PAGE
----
Third Brighton player tests positive for coronavirus ahead of Premier League Project Restart

Brighton chairman Paul Barber has confirmed a third member of their playing squad has tested positive for coronavirus as doubts persist over the Premier League Project Restart


Posted Monday, May 11, 2020 by Dailystar.co.uk

The Premier League's Project Restart has been thrown into fresh doubt with a third Brighton and Hove Albion player testing positive for coronavirus.

Chief executive Paul Barber, who had previously confirmed two players had contracted the COVID-19 virus, told Sky Sports a third unnamed player had tested positive.

The news comes as the Premier League ramp up plans to return to training and eventually resume the season amid ongoing concerns from players, clubs and fans over proposals.

"It is a concern," Barber told Sky Sports News.

"Unfortunately we've had a third player test positive yesterday (Saturday, May 9), so despite all of the measures that we've been taking over the past few weeks, where the players haven't been involved in any significant training at all, we've still suffered another player testing positive for the virus.

Third Brighton player tests positive for coronavirus ahead of Premier League Project Restart
A third Brighton player has tested positive for coronavirus

"So there are concerns and I think it's normal for all clubs to have those concerns. We want to make sure we do everything that we can to ensure those protocols are in place and are safe and secure and mitigate the risk as far as we can."

Barber has been vocal in how the coronavirus crisis will impact Brighton and has been amongst those to strongly oppose finishing the season at neutral venues.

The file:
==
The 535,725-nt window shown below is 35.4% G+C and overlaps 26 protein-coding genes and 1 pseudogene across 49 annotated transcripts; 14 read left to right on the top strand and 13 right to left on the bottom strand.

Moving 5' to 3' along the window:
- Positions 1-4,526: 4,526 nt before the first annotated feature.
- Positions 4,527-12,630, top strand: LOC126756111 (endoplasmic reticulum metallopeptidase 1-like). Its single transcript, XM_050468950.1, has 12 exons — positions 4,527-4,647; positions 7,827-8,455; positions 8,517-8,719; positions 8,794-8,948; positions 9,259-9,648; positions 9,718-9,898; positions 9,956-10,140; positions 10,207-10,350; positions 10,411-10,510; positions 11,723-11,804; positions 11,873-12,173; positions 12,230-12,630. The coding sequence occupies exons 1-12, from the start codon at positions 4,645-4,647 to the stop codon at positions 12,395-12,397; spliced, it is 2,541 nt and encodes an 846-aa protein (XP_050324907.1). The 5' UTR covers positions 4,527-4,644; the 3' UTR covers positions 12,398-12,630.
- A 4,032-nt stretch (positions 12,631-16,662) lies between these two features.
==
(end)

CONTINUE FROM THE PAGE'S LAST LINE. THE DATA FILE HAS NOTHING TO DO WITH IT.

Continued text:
He has branded the plans as "totally illogical to the point of being dangerous" as he highlighted concerns over lack of knowledge over where medical supplies are if there is no home side.

He told the Daily Mail: "In the situation that is being proposed, we would be pushing two teams into a venue they are not familiar with, where the home medics wouldn't exist because they would be somewhere else in the country with their team.

"That is totally illogical to the point of being dangerous. At these times of all times, a medical emergency has got to be managed super carefully for obvious reasons. And yet we are asking two teams of medics to operate in unfamiliar surroundings should that happen. How is that logical?

"Normally, even if you are the away team, you would have the comfort that the medics of the home team, not least out of professional courtesy and duty, rush on to help you and advise you.

"We have got to be careful that we do not misstep here because if we do misstep, it could ruin lives. It could cost lives and it could ruin lives. And we cannot afford that. We just can't."



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